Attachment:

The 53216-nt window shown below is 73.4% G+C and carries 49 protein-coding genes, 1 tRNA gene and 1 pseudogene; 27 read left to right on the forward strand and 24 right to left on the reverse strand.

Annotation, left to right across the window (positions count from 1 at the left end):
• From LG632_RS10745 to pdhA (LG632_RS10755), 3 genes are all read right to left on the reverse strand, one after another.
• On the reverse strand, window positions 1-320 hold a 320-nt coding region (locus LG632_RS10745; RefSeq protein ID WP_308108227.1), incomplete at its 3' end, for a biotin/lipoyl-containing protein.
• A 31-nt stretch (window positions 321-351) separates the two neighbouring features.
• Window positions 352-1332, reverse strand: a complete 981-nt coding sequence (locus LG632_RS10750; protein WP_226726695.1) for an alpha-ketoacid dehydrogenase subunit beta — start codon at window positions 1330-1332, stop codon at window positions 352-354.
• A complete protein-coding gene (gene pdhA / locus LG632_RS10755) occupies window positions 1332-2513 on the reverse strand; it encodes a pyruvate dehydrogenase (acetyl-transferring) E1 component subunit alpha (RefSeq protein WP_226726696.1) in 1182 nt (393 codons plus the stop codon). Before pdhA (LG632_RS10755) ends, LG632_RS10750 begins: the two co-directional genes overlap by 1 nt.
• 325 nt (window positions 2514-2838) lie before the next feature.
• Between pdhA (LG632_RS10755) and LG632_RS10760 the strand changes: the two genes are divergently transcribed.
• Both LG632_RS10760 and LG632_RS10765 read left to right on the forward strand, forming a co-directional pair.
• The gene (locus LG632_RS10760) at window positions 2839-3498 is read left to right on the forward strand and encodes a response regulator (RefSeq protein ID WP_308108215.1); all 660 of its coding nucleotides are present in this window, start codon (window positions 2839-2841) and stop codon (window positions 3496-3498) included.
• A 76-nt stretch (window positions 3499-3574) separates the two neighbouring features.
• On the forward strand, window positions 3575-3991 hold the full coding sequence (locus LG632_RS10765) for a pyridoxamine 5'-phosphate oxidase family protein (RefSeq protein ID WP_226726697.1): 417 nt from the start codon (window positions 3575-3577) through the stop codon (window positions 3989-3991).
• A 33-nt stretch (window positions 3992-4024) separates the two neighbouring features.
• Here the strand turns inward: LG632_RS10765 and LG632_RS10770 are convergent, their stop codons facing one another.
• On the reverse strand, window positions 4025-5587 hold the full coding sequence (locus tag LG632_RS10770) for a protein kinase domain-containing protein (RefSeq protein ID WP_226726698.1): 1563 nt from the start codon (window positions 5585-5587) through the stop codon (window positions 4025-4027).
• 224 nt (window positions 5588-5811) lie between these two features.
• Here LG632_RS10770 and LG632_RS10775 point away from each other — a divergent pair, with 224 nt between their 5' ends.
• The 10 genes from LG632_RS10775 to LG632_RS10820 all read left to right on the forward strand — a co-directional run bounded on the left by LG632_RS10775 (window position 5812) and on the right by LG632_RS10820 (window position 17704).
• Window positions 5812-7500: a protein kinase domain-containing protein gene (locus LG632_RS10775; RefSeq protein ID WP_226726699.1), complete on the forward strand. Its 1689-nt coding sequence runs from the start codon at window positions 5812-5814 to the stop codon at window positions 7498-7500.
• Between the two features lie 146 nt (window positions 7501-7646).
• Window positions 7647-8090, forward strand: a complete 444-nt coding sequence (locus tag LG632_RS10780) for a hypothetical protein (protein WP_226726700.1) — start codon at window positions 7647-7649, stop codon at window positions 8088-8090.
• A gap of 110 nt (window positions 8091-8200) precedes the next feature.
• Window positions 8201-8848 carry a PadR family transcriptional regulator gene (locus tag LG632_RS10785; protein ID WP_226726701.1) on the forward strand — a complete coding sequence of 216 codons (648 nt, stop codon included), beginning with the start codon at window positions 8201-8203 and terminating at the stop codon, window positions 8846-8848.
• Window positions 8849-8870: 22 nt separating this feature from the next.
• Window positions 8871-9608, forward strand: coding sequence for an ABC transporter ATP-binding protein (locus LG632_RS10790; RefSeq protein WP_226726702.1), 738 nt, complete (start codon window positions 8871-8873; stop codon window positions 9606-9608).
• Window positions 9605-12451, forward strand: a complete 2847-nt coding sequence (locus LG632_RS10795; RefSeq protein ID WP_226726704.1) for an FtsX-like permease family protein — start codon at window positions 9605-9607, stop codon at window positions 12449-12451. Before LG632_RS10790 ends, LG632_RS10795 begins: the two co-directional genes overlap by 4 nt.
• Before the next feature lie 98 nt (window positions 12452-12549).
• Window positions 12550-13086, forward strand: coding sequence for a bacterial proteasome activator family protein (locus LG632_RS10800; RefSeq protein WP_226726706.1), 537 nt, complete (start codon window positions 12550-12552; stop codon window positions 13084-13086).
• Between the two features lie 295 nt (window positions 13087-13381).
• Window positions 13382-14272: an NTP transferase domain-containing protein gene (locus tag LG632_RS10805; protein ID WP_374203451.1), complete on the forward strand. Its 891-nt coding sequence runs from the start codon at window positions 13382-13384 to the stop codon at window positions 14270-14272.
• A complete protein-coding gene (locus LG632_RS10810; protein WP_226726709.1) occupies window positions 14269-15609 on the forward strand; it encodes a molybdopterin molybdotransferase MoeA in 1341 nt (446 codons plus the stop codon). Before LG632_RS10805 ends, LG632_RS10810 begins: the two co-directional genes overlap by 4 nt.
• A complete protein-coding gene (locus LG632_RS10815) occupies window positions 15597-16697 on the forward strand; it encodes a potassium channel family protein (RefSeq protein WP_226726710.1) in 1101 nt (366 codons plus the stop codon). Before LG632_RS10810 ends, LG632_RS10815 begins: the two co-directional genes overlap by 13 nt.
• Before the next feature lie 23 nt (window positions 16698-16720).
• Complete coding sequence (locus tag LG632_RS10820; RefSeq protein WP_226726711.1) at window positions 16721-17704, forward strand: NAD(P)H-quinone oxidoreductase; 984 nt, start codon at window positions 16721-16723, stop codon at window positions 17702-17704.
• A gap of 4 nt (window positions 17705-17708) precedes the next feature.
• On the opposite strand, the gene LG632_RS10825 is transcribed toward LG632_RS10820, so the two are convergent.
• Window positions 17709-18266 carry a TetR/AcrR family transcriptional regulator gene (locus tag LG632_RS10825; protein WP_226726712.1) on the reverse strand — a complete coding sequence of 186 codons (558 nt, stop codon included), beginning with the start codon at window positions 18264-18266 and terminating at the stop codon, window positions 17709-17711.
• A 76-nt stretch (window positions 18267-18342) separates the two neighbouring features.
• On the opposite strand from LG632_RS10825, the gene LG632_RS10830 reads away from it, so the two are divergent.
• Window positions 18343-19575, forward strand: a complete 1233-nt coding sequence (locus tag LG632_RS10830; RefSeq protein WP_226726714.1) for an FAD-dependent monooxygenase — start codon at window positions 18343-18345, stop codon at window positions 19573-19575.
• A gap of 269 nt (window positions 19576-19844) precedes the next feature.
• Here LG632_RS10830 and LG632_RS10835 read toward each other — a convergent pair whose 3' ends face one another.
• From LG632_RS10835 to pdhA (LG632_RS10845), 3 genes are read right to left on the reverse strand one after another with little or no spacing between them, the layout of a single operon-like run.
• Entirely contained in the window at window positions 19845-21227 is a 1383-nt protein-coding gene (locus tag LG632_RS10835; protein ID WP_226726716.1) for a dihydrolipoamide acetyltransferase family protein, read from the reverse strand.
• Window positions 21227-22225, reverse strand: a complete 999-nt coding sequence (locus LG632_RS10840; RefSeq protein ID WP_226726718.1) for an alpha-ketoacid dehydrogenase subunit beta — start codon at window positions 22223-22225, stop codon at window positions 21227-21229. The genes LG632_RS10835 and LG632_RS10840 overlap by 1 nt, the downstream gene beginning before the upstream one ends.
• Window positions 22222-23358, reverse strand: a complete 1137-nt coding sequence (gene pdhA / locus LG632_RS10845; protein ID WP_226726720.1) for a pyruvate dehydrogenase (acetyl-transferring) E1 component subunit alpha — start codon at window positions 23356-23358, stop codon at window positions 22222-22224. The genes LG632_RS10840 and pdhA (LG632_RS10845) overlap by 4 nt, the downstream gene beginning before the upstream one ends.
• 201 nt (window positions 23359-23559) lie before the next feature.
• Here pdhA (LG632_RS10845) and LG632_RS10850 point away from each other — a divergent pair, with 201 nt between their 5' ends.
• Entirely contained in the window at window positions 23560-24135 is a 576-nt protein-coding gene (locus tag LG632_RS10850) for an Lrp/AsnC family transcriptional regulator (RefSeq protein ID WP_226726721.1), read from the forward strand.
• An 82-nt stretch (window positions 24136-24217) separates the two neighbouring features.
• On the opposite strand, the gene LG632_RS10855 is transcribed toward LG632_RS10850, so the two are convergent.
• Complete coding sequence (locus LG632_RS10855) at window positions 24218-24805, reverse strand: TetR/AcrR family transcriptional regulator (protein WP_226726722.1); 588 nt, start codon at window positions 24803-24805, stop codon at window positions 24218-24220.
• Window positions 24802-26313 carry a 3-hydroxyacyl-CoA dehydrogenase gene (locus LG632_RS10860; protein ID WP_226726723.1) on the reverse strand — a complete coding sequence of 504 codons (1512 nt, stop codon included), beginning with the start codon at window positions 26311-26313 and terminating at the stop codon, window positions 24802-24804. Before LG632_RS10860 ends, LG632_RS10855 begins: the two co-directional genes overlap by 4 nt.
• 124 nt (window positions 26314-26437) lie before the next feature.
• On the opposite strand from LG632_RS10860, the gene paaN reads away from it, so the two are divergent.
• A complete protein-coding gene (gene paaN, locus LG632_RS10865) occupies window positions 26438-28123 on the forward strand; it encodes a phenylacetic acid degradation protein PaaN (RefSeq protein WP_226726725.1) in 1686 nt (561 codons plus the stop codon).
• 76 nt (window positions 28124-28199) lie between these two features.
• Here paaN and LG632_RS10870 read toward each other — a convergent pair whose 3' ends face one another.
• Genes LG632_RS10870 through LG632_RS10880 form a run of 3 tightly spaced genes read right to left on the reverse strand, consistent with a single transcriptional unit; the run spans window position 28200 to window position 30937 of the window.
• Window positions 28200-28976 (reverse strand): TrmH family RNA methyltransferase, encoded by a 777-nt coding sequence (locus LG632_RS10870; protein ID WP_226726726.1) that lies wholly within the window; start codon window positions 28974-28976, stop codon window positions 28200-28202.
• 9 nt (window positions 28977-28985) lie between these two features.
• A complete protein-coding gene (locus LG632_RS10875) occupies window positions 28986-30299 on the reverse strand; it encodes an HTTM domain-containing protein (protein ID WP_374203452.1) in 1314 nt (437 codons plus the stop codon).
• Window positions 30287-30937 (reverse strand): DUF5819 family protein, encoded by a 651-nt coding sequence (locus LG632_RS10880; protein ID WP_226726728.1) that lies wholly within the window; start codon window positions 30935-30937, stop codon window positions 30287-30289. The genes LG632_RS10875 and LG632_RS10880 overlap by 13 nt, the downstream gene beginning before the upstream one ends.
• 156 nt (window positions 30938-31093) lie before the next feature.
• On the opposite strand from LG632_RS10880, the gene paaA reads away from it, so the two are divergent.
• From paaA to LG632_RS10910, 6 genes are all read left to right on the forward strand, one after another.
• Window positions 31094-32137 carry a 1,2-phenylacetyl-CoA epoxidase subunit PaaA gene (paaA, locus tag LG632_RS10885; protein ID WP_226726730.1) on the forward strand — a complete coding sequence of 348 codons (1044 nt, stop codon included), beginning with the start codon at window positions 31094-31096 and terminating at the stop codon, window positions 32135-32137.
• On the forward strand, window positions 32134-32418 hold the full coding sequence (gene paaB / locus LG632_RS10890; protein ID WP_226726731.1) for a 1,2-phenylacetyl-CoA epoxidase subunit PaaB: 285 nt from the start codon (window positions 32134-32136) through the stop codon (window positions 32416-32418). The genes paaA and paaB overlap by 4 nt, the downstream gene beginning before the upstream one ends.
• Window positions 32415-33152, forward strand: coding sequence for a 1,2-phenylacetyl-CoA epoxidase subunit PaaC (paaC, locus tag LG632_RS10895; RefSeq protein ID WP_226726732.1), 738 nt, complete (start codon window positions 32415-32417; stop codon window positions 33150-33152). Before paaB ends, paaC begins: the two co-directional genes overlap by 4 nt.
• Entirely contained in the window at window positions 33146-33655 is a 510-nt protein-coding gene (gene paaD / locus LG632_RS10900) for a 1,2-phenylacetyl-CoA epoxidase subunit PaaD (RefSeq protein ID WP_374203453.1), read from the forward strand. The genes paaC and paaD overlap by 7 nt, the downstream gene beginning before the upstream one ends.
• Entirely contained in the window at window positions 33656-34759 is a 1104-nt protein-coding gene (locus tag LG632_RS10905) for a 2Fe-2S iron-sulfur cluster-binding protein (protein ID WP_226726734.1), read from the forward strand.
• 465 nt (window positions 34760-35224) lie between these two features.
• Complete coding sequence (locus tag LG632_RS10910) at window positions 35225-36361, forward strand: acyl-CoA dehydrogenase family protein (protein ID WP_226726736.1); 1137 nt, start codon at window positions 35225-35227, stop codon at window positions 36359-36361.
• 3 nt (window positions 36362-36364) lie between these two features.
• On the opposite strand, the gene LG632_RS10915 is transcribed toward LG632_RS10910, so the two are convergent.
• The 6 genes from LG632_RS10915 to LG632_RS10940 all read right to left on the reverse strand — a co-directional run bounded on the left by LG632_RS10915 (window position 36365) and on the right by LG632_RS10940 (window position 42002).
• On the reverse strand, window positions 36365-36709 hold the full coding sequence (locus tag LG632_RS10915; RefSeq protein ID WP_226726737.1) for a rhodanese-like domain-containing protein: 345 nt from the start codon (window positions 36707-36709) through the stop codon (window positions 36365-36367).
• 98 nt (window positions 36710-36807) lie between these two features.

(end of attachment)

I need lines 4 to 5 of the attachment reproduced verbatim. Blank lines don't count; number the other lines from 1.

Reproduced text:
• On the reverse strand, window positions 1-320 hold a 320-nt coding region (locus LG632_RS10745; RefSeq protein ID WP_308108227.1), incomplete at its 3' end, for a biotin/lipoyl-containing protein.
• A 31-nt stretch (window positions 321-351) separates the two neighbouring features.